In the case in which the face contiguous to the conical tip of a probe is flat, the flat face or the edge portion thereof may undesirably contact a sample to be observed when the probe approaches the sample or scans on the sample. On the other hand, according to the process for manufacturing an optical fiber of the invention, the face contiguous to the most pointed portion 11A of the fiber has an incline, so that the possibility will decrease that other portions than the most pointed portion of the fiber contact the sample. Therefore, the angle θ2 of the incline of the core tip peripheral portion is less than 180 degrees, and more preferably from 30 to 120 degrees, which can be easily obtained by chemical etching.
In the present process for manufacturing an optical fiber, during the step of chemical etching, it is possible to mainly control etching of the clad 12, since the side portion of the fiber is coated with the polymer. As a result, lengths of the conical clad 12 and core 11 can be shortened than those of conventional fibers (see FIG. 2). This makes it possible to improve mechanical strength of the probe exhibited when it is scanned.
The optical fiber according to the present invention can be used for various application such as a probe for detecting or radiating light, for example, a probe for the PSTM, a recording means for recording on an optical recording material, or a means for minutely processing an article at a molecular level with a laser.
The optical fiber according to the invention can be used for a probe which has high resolution, sensitivity and operatability. The optical fiber is easily available and inexpensive, since commercially available fibers may be used as a raw material. Thus, it is suitable for detection and radiation of light on a microscopic area, high density recording, and minute work at a molecular level.
The circumferential surface of a commercially available optical fiber (a single mode fiber, a crystal base fiber material, clad diameter: 125 μm, core diameter: 9.5 μm, manufactured by Fujikura Ltd.) was coated with a polymer resin 13 (an enamel resin). Subsequently, the tip of the fiber was cut to have a flat face and then immersed into a solution of 47% HF and H2 O (volume ratio=1:1) to etch it at an etching temperature of 19° C. for 2 hours. The resultant was immersed into a solution of 40% NH4 F, 47% HF and H2 O (volume ratio=10:1:1) for 2 hours, so that the tip of the fiber was turned into the form as shown in FIG. 2. The angle θ2 was about 30 degrees.
After the etching, the polymer resin on the tip was removed off with an organic solvent.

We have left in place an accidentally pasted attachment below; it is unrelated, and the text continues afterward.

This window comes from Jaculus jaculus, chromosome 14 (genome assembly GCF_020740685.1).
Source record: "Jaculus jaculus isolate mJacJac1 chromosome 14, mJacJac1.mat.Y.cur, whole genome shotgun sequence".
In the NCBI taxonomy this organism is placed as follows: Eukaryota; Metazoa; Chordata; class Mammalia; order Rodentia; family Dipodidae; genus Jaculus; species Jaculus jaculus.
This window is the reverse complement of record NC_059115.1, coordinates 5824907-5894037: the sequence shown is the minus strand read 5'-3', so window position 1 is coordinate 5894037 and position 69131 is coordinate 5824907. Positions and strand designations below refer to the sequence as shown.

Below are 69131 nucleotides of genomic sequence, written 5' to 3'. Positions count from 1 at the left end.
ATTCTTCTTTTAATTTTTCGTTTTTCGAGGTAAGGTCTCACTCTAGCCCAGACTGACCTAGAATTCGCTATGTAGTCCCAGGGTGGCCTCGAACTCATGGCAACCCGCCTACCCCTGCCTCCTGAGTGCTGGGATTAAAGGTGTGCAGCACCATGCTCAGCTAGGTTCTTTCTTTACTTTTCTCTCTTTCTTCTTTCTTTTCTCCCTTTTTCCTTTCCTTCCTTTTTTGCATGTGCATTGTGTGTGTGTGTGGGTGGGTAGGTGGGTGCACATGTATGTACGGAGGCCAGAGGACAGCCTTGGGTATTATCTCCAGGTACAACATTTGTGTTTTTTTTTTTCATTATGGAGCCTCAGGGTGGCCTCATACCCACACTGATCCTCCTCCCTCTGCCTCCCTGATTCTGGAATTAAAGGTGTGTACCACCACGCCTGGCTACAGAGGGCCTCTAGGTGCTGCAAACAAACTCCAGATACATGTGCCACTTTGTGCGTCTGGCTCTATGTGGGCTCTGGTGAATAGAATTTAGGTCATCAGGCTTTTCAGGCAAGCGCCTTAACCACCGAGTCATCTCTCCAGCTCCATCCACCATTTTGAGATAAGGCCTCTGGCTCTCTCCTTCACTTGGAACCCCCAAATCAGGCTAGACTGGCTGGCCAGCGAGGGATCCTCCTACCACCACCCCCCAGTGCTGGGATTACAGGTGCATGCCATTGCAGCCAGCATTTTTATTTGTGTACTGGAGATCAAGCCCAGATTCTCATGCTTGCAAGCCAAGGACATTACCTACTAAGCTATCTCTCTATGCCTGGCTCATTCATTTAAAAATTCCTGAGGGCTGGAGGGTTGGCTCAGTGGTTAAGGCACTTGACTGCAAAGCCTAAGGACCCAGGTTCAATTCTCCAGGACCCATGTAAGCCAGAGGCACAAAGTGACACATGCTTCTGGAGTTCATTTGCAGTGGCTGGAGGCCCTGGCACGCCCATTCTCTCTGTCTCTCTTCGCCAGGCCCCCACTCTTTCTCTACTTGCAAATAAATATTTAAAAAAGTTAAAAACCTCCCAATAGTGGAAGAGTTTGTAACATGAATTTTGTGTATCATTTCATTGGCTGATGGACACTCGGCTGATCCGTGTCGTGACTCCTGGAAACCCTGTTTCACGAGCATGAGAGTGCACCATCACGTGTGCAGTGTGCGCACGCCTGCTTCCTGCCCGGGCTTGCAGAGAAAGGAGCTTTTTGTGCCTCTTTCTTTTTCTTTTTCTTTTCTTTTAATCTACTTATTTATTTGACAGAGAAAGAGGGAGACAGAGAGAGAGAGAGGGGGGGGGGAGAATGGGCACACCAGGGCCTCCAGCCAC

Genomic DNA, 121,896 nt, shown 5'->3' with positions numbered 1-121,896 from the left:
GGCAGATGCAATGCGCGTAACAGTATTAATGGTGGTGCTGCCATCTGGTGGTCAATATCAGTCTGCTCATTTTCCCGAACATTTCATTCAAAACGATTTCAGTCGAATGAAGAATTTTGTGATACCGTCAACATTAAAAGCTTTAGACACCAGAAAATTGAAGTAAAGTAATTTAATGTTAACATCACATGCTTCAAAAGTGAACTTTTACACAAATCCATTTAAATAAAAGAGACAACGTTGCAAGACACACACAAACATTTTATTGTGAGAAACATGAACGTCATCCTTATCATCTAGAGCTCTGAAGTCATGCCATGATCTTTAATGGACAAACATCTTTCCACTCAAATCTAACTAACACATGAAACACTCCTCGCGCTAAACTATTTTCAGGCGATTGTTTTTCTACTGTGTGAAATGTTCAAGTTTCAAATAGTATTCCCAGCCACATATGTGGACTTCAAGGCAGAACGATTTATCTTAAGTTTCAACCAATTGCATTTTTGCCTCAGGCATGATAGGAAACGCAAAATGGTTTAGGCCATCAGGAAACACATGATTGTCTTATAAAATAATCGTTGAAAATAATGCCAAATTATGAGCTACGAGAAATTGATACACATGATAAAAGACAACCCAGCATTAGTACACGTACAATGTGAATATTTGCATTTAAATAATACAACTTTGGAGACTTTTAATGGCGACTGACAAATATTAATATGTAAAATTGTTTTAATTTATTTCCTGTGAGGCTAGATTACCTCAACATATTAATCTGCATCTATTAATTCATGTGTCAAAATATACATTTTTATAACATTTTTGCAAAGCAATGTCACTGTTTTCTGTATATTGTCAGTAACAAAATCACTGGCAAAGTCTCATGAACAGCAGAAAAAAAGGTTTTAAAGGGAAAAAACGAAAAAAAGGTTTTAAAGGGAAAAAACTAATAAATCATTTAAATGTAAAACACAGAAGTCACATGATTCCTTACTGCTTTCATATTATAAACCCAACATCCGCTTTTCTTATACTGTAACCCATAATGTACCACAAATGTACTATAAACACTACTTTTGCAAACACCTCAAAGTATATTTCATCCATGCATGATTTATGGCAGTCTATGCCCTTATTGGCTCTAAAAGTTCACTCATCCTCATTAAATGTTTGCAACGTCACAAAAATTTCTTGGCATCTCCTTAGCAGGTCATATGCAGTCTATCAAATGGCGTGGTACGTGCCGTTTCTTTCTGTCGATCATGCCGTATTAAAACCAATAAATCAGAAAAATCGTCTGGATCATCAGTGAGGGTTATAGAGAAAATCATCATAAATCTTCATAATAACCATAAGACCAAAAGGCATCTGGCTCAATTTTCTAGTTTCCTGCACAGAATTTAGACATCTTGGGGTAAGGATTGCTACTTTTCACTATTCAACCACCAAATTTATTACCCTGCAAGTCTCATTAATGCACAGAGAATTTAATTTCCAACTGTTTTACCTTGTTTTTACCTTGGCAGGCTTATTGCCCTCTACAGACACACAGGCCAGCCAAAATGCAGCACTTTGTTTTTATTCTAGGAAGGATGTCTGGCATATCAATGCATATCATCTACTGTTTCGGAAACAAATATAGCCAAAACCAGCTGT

Subsequently, an H-9000 type transmission electroscope (manufactured by Hitachi Ltd.) was used, in such a manner that an electron beam whose diameter was made narrow into μm was radiated to the tip of the optical fiber processed by chemical etching. Thus, only the tip of the fiber was locally heated to be sharpened much more, as illustrated in FIG. 4. Specifically, an optical fiber for a probe was obtained which had the angle of the most pointed angle θ1 of about 20 degrees, θ2 of about 30 degrees, and a curvature radius of 20-30 nm.
In the same manner as described above, an optical fiber was coated with a polymer resin. Then, the fiber was immersed into the solution of HF and H2 O for about 30 minutes, and then immersed into the solution of NH4 F, HF and H2 O for 6 hours. In this case, the angle θ2 was about 100 degrees.
As for the fiber thus obtained, the length of the conical clad portion (1clad) was less than about 200 μm, the length of the core portion (1core) was about 10 μm (see FIG. 2). It should be in particular noted that the length of lcore was about one-tenth of the length obtained in the case in which the etching was conducted, as reported conventionally, without applying the resin-coat. Thus, mechanical strength was improved. After the etching, the polymer resin on the tip was removed off with an organic solvent.
Subsequently, an H-9000 type transmission electroscope (manufactured by Hitachi Ltd.) was used, in such a manner that an electron beam whose diameter was made narrow into 5 μm was radiated to the tip of the optical fiber processed by chemical etching. Thus, only the tip of the fiber was locally heated to be sharpened much more, as illustrated in FIG. 4. Specifically, an optical fiber for a probe was obtained which had the angle of the most pointed angle θ1 of about 20 degrees, θ2 of about 100 degrees, and a curvature radius of 20-30 nm.
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|US8130381 *||Oct 11, 2007||Mar 6, 2012||Robert Bosch Gmbh||Optical fiber probe|
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|U.S. Classification||385/123, 850/63, 977/862, 977/878, 850/57, 850/53, 850/26, 359/368, 385/27, 850/9, 385/43|
|International Classification||G02B6/24, G01N37/00, G02B6/02, G01N21/47, G02B21/00, G01Q30/02, G01Q90/00, G01Q70/10, G01Q70/02, G01Q60/22, G01Q80/00|
|Cooperative Classification||Y10S977/878, Y10S977/862, G02B6/241, G02B21/002|
|European Classification||G02B21/00M4, G02B6/24A|
|Jan 23, 1997||AS||Assignment|
Owner name: FUJI XEROX CO., LTD., JAPAN
Free format text: ASSIGNMENT OF ASSIGNORS INTEREST;ASSIGNORS:ANAZAWA, KAZUNORI;WATANABE, HIROYUKI;SHIMIZU, MASAAKI;REEL/FRAME:008361/0382
Effective date: 19970106
|Feb 28, 2002||FPAY||Fee payment|
Year of fee payment: 4
|Feb 24, 2006||FPAY||Fee payment|
Year of fee payment: 8
|Apr 26, 2010||REMI||Maintenance fee reminder mailed|
|Sep 22, 2010||LAPS||Lapse for failure to pay maintenance fees|
|Nov 9, 2010||FP||Expired due to failure to pay maintenance fee|
Effective date: 20100922